Labour sets out vision for National Care Service

Elliot Chappell

Labour will set out its vision for a National Care Service on Monday, which would see free personal care offered to older people – ensuring dignity, security and independent living.

The new policy announcement will be made at Labour conference in Brighton by both John McDonnell as Shadow Chancellor and Barbara Keeley as shadow minister for mental health and social care.

They will tell party members and trade union delegates about their plan to address the funding gap in social care, reduce outsourcing via support for councils, and improve support for the care workforce – all with the aim of allowing older people to live independently in their homes.

The type of help offered will include free personal care for older people, providing help with daily tasks such as getting in and out of bed, bathing and washing and preparing meals in their own home.

In his conference speech, McDonnell is expected to say: “The truth is our social care sector is a national scandal.” He will point to sweeping cuts to local authority budgets that have taken £8bn from council social care budgets since 2010.

On the impact of austerity, the Shadow Chancellor will say: “The result is one million people not getting the care they need. More than five million unpaid carers looking after loved ones, and 87 people dying a day waiting for care.”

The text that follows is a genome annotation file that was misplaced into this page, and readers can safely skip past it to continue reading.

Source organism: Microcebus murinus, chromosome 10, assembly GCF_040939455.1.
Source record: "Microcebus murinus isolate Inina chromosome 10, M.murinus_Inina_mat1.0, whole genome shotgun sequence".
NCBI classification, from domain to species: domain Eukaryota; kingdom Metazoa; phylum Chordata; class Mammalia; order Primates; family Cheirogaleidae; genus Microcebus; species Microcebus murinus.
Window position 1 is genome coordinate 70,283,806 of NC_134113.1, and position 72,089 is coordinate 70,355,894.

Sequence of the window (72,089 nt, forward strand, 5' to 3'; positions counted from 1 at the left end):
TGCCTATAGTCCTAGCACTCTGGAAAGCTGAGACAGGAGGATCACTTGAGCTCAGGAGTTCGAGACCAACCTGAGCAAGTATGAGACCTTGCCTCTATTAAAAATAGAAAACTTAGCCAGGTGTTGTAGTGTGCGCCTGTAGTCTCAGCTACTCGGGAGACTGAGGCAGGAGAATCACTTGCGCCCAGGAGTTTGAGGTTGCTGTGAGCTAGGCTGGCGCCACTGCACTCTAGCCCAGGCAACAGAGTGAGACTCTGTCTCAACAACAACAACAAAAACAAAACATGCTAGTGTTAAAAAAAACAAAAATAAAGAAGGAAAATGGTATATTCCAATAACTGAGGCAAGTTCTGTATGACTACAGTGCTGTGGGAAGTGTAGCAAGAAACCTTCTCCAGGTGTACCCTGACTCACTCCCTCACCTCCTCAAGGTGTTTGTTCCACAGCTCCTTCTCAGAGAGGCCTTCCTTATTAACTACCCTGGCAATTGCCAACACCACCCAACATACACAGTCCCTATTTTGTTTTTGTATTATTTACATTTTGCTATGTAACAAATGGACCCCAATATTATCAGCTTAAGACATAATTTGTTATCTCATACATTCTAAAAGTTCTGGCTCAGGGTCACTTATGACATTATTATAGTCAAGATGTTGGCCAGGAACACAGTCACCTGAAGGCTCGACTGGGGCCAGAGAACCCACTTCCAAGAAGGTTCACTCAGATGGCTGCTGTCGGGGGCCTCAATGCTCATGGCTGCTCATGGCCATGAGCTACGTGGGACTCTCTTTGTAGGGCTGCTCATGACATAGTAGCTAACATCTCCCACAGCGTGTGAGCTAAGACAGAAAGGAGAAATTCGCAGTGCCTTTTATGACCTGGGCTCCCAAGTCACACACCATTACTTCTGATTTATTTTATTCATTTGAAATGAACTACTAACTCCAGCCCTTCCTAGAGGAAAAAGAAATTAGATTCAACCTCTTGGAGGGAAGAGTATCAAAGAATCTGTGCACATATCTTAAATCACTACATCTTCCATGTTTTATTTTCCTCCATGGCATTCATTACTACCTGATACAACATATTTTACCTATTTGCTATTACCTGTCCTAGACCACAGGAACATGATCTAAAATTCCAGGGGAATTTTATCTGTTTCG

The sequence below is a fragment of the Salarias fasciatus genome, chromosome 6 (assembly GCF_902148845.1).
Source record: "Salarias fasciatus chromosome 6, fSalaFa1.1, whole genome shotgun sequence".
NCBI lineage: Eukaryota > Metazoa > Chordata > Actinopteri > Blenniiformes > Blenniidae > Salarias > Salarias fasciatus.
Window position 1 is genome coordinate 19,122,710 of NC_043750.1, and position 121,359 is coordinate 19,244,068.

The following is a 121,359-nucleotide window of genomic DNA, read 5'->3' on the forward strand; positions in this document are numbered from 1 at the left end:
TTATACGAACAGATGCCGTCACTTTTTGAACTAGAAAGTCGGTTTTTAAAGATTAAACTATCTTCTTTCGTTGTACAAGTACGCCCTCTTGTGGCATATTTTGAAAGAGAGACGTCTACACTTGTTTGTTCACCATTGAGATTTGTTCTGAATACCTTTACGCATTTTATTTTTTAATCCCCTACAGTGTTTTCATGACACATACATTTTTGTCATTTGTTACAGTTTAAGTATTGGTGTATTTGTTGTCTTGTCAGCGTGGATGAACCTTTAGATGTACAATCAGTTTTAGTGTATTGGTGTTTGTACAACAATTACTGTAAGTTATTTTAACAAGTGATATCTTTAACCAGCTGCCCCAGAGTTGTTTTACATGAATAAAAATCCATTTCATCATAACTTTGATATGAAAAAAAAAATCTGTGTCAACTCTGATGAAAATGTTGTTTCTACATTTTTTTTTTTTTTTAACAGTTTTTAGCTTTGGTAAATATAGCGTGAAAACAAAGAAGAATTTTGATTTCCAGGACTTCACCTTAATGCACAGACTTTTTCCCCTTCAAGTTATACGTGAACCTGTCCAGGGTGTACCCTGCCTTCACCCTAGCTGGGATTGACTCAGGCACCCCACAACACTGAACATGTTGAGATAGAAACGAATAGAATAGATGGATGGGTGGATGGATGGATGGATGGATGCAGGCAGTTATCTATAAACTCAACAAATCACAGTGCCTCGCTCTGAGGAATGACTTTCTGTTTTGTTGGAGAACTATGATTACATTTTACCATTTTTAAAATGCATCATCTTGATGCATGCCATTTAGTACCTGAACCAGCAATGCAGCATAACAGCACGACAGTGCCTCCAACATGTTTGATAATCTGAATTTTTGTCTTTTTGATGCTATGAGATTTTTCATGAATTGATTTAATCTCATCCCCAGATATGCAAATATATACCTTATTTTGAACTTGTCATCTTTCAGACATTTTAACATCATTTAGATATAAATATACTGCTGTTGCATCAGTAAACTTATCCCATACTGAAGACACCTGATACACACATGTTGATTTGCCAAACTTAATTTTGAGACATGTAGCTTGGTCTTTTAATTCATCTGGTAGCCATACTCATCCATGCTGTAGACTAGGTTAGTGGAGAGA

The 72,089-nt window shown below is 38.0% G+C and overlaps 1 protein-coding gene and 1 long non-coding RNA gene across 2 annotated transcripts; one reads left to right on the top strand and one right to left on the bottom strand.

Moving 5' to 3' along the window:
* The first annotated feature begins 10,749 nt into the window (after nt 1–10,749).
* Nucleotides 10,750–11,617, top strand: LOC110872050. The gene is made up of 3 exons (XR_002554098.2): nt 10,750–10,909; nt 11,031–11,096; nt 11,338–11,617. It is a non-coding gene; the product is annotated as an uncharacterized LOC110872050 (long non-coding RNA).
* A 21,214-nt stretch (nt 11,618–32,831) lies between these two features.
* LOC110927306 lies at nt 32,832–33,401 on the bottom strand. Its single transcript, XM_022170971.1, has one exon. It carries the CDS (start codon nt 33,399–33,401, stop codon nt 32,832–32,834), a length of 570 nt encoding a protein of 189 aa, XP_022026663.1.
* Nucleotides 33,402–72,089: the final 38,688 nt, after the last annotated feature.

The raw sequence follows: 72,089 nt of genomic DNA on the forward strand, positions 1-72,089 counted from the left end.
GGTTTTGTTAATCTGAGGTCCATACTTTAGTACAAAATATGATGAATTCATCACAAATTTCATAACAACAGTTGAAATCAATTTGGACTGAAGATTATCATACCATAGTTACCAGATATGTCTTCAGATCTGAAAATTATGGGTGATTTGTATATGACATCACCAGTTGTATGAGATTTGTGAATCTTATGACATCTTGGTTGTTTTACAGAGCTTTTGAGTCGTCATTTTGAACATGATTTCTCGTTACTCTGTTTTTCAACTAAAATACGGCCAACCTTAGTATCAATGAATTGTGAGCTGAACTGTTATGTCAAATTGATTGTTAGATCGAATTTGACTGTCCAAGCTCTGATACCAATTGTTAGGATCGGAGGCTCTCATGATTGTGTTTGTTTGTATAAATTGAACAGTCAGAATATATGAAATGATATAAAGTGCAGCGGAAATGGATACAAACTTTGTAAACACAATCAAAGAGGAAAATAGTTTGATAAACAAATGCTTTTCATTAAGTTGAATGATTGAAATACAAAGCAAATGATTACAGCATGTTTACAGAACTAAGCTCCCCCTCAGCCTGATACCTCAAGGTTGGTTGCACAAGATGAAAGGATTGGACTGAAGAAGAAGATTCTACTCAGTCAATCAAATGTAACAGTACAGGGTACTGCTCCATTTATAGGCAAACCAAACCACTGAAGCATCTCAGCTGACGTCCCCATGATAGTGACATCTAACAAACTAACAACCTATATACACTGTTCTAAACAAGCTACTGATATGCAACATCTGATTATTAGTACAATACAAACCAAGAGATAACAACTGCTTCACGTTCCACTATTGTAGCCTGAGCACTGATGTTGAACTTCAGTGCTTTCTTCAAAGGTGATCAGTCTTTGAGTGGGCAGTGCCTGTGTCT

Keeley will also talk about the impact of severe cuts to social care tomorrow, saying: “Our plans for social care will address the immediate crisis in care, double the number of people receiving publicly-funded care, and stop people with dementia being treated unfairly by the care system.”

Currently, only those with very low levels of savings receive publicly-funded care, and people with dementia face the highest costs for their care.

The Kings Fund estimates that the Labour Party’s plan for free personal care would cost around £6bn in 2020-21. Yet when free personal care was introduced in Scotland, the number of people receiving such care doubled – but the cost was offset by a reduction in costly hospital admissions.

The GMB national secretary, Rehana Azam, has welcomed Labour’s National Care Service plan, saying: “It’s welcome to see Labour putting forward a bold plan to fix a social care sector that has been left to crumble around our ears.

“The Shadow Chancellor has made a bold and welcome commitment not only to championing the role and contribution of care workers but to delivering the pay, working conditions and access to professional development that any working professional should expect.”

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